Table of contents


The base principle

Any access to any data must employ adequate authentication techniques to identify the system or user to a suitable level of confidence for the system or data within.

Least privilege principle

The principle of least privilege (also known as the principle of least authority) is effectively conferring only the minimum number of required privileges required in order to perform the required tasks.

This helps reduce the “attack surface” of the computer by eliminating unnecessary privileges.

Day to day examples include: not ordinarily using an ‘administrator’ login on an end-user device (such as a laptop), logging into a server as ‘root’ or a user being able to access all records within a database when they only need to access a subset for their work.

Administrator definition

An administrator is much broader than a technical system administrator to a server, network or service (such as ‘domain admin’ in Microsoft Active Directory) but someone has who has higher levels of access or control than a required for day to day operation.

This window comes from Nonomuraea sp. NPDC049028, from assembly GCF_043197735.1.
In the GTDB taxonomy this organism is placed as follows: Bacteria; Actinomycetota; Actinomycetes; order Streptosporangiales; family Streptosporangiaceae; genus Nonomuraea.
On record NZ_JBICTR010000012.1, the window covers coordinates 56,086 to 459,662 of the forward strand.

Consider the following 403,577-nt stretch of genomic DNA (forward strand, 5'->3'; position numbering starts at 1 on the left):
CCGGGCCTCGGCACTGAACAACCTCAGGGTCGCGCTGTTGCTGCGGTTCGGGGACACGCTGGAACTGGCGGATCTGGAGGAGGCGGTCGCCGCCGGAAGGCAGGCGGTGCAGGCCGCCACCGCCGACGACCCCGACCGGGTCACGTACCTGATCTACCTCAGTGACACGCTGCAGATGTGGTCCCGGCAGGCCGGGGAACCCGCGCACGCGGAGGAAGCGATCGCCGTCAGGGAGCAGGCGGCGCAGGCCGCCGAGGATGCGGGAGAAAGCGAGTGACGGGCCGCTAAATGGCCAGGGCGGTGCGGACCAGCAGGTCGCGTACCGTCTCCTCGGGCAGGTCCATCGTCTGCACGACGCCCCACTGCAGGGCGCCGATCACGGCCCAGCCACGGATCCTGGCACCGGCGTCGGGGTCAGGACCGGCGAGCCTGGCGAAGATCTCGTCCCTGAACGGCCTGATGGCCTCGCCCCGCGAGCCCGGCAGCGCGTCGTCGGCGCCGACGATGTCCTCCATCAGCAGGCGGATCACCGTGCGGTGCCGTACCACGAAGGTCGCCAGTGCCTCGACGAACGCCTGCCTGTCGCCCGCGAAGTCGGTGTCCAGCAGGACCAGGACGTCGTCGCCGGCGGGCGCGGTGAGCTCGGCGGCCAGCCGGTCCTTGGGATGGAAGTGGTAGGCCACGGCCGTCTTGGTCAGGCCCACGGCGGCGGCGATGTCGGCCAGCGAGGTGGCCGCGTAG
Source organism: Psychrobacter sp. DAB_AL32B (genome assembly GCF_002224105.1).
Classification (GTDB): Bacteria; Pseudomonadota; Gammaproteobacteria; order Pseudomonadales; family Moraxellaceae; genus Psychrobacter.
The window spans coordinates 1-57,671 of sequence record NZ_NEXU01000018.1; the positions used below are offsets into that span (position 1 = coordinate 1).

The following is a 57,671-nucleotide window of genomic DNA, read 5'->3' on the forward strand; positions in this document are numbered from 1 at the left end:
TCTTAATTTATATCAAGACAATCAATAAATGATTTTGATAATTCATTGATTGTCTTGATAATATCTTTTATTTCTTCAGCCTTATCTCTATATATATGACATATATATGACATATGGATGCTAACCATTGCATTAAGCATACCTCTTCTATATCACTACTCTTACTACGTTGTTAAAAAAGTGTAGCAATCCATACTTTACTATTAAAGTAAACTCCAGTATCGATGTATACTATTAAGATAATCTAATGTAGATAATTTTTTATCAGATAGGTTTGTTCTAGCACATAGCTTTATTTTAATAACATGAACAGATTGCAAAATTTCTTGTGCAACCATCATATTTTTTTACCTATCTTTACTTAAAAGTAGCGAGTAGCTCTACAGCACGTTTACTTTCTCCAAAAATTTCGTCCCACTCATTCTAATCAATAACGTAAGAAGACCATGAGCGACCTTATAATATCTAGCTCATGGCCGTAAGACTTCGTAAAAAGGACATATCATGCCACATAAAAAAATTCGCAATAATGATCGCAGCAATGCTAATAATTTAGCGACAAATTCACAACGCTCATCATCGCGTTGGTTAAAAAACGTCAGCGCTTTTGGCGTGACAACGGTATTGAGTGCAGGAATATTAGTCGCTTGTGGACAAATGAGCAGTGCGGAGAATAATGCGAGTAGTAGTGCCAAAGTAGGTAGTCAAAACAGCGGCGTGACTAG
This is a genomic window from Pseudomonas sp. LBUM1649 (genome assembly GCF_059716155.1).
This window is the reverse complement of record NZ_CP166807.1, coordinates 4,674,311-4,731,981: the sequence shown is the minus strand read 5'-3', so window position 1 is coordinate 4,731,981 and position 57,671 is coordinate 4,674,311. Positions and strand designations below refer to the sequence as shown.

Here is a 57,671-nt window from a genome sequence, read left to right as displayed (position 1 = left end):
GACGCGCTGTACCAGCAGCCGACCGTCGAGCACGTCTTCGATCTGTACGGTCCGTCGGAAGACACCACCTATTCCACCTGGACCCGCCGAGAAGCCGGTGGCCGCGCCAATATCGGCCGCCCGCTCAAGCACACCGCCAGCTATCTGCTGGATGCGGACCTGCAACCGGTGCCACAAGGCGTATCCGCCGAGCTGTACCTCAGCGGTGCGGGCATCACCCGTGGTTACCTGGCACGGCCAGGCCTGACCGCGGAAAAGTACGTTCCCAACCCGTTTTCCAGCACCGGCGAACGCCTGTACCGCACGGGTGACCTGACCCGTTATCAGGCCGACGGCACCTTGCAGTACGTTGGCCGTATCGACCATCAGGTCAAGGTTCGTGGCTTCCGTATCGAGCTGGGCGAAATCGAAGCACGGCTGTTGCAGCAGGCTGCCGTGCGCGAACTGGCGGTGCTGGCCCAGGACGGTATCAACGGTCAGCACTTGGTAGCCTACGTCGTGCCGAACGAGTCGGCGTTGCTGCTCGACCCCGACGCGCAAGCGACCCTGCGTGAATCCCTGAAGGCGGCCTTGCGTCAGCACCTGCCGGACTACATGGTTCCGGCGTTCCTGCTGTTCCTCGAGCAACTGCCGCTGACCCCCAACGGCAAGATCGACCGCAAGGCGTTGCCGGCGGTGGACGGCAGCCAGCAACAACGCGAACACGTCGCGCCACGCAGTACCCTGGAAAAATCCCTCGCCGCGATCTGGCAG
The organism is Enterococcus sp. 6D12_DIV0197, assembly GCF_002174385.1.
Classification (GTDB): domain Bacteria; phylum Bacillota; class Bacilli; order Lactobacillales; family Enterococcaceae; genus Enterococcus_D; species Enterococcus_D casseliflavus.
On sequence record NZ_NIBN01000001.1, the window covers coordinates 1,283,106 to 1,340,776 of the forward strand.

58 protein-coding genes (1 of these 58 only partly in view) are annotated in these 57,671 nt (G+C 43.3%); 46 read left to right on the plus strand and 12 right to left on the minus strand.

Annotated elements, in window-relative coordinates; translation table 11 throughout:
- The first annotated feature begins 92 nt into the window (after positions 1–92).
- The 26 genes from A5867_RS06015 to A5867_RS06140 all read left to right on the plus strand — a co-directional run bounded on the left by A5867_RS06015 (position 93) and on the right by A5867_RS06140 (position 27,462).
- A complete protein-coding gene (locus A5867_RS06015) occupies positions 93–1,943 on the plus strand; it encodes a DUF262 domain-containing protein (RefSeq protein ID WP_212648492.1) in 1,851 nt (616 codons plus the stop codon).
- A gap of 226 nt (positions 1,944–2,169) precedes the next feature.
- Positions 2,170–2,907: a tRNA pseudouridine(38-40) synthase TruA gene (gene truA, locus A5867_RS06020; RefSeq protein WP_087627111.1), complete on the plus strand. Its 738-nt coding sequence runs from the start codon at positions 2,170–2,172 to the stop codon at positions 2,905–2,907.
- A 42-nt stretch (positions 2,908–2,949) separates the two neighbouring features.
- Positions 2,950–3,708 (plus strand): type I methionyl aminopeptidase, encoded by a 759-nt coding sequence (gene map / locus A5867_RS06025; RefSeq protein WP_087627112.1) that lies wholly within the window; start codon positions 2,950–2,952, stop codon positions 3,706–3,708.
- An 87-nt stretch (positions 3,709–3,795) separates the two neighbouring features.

Examples include those with high privileges on a Ministry of Justice (MoJ) GitHub repository and credentials to the MoJ communications accounts (such as social media).

AWS assume-role

Amazon Web Services (AWS) Identity and Access Management (IAM) has a Role function, which effectively allows explicitly permitted and explicitly denied activity (within the AWS ecosystem) to be defined on a per role-based.

This allows IAM accounts to be grouped based on role and purpose. This avoids individual IAM accounts being given permissions individually, which can often lead to over or under privilege configurations.

Where possible, IAM Roles should be used.

IP addresses

IP addresses in and of themselves do not constitute authentication but may be considered a minor authentication indicator when combined with other authentication and authorisation techniques.

For example, traffic originating from a perceived known IP address/range does not automatically mean it is the perceived user(s) however it could be used as an indicator to reduce (not eliminate) how often MFA is requested within an existing session.



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